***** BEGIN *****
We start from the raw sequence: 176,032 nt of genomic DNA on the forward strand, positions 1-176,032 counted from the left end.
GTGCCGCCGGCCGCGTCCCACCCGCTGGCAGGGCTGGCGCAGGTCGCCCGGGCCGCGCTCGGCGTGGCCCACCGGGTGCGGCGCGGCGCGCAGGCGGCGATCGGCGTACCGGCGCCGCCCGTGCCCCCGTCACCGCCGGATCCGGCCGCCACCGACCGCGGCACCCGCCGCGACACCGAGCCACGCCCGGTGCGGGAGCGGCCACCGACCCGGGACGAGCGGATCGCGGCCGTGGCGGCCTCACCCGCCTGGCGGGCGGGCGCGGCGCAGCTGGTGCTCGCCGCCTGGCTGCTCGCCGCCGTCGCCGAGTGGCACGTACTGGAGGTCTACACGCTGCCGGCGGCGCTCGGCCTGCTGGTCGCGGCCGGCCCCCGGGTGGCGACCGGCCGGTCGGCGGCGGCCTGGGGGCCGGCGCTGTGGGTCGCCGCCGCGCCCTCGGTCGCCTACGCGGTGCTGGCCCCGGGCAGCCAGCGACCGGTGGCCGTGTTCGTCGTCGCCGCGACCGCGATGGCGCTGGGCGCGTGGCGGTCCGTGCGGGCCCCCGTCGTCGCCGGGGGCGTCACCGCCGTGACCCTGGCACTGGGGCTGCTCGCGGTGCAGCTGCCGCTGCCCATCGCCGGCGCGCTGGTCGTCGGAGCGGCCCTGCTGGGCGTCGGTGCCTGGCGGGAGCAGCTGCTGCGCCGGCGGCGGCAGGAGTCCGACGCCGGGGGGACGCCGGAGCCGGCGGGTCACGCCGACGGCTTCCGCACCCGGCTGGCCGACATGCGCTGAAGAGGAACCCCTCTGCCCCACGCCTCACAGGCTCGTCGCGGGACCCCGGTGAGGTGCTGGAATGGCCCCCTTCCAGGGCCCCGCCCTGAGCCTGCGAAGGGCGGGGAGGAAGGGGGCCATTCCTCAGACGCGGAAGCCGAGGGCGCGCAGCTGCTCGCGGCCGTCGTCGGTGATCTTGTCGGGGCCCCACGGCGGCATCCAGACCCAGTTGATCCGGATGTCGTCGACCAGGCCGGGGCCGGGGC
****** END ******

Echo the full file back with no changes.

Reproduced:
We start from the raw sequence: 176,032 nt of genomic DNA on the forward strand, positions 1-176,032 counted from the left end.
GTGCCGCCGGCCGCGTCCCACCCGCTGGCAGGGCTGGCGCAGGTCGCCCGGGCCGCGCTCGGCGTGGCCCACCGGGTGCGGCGCGGCGCGCAGGCGGCGATCGGCGTACCGGCGCCGCCCGTGCCCCCGTCACCGCCGGATCCGGCCGCCACCGACCGCGGCACCCGCCGCGACACCGAGCCACGCCCGGTGCGGGAGCGGCCACCGACCCGGGACGAGCGGATCGCGGCCGTGGCGGCCTCACCCGCCTGGCGGGCGGGCGCGGCGCAGCTGGTGCTCGCCGCCTGGCTGCTCGCCGCCGTCGCCGAGTGGCACGTACTGGAGGTCTACACGCTGCCGGCGGCGCTCGGCCTGCTGGTCGCGGCCGGCCCCCGGGTGGCGACCGGCCGGTCGGCGGCGGCCTGGGGGCCGGCGCTGTGGGTCGCCGCCGCGCCCTCGGTCGCCTACGCGGTGCTGGCCCCGGGCAGCCAGCGACCGGTGGCCGTGTTCGTCGTCGCCGCGACCGCGATGGCGCTGGGCGCGTGGCGGTCCGTGCGGGCCCCCGTCGTCGCCGGGGGCGTCACCGCCGTGACCCTGGCACTGGGGCTGCTCGCGGTGCAGCTGCCGCTGCCCATCGCCGGCGCGCTGGTCGTCGGAGCGGCCCTGCTGGGCGTCGGTGCCTGGCGGGAGCAGCTGCTGCGCCGGCGGCGGCAGGAGTCCGACGCCGGGGGGACGCCGGAGCCGGCGGGTCACGCCGACGGCTTCCGCACCCGGCTGGCCGACATGCGCTGAAGAGGAACCCCTCTGCCCCACGCCTCACAGGCTCGTCGCGGGACCCCGGTGAGGTGCTGGAATGGCCCCCTTCCAGGGCCCCGCCCTGAGCCTGCGAAGGGCGGGGAGGAAGGGGGCCATTCCTCAGACGCGGAAGCCGAGGGCGCGCAGCTGCTCGCGGCCGTCGTCGGTGATCTTGTCGGGGCCCCACGGCGGCATCCAGACCCAGTTGATCCGGATGTCGTCGACCAGGCCGGGGCCGGGGC